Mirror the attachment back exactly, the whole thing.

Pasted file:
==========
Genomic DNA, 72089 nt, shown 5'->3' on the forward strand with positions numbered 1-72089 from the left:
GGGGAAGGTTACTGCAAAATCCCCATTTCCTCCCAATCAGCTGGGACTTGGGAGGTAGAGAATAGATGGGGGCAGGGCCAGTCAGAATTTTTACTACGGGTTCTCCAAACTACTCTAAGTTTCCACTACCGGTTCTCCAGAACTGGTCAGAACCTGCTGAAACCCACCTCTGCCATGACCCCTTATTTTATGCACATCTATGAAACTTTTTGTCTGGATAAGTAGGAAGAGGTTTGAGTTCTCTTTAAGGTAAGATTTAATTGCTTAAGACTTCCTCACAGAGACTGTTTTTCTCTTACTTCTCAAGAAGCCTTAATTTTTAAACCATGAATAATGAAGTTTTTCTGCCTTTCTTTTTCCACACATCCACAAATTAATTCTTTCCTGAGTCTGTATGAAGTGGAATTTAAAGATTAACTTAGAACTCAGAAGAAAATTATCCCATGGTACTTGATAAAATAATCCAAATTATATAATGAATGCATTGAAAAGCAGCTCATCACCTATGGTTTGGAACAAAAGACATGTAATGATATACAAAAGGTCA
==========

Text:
Genomic DNA, 72089 nt, shown 5'->3' on the forward strand with positions numbered 1-72089 from the left:
GGGGAAGGTTACTGCAAAATCCCCATTTCCTCCCAATCAGCTGGGACTTGGGAGGTAGAGAATAGATGGGGGCAGGGCCAGTCAGAATTTTTACTACGGGTTCTCCAAACTACTCTAAGTTTCCACTACCGGTTCTCCAGAACTGGTCAGAACCTGCTGAAACCCACCTCTGCCATGACCCCTTATTTTATGCACATCTATGAAACTTTTTGTCTGGATAAGTAGGAAGAGGTTTGAGTTCTCTTTAAGGTAAGATTTAATTGCTTAAGACTTCCTCACAGAGACTGTTTTTCTCTTACTTCTCAAGAAGCCTTAATTTTTAAACCATGAATAATGAAGTTTTTCTGCCTTTCTTTTTCCACACATCCACAAATTAATTCTTTCCTGAGTCTGTATGAAGTGGAATTTAAAGATTAACTTAGAACTCAGAAGAAAATTATCCCATGGTACTTGATAAAATAATCCAAATTATATAATGAATGCATTGAAAAGCAGCTCATCACCTATGGTTTGGAACAAAAGACATGTAATGATATACAAAAGGTCA